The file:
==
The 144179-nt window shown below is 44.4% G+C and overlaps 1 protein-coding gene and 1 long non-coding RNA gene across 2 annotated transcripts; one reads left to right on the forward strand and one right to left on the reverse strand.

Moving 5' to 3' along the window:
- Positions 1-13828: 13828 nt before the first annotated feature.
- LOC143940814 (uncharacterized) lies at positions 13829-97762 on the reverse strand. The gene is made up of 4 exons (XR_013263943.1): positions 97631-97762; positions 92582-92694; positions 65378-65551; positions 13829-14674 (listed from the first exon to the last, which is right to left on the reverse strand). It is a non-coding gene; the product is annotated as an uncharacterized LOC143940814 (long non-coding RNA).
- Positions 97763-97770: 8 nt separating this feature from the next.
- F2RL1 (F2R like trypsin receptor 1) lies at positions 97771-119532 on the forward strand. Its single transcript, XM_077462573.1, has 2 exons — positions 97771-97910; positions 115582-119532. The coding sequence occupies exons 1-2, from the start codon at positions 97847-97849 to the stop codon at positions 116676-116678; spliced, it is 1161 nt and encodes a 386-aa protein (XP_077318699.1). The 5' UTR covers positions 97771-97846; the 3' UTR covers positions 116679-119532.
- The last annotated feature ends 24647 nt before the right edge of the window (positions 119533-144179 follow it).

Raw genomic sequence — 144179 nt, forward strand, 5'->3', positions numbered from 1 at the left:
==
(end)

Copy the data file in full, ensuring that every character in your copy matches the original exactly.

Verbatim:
The 144179-nt window shown below is 44.4% G+C and overlaps 1 protein-coding gene and 1 long non-coding RNA gene across 2 annotated transcripts; one reads left to right on the forward strand and one right to left on the reverse strand.

Moving 5' to 3' along the window:
- Positions 1-13828: 13828 nt before the first annotated feature.
- LOC143940814 (uncharacterized) lies at positions 13829-97762 on the reverse strand. The gene is made up of 4 exons (XR_013263943.1): positions 97631-97762; positions 92582-92694; positions 65378-65551; positions 13829-14674 (listed from the first exon to the last, which is right to left on the reverse strand). It is a non-coding gene; the product is annotated as an uncharacterized LOC143940814 (long non-coding RNA).
- Positions 97763-97770: 8 nt separating this feature from the next.
- F2RL1 (F2R like trypsin receptor 1) lies at positions 97771-119532 on the forward strand. Its single transcript, XM_077462573.1, has 2 exons — positions 97771-97910; positions 115582-119532. The coding sequence occupies exons 1-2, from the start codon at positions 97847-97849 to the stop codon at positions 116676-116678; spliced, it is 1161 nt and encodes a 386-aa protein (XP_077318699.1). The 5' UTR covers positions 97771-97846; the 3' UTR covers positions 116679-119532.
- The last annotated feature ends 24647 nt before the right edge of the window (positions 119533-144179 follow it).

Raw genomic sequence — 144179 nt, forward strand, 5'->3', positions numbered from 1 at the left: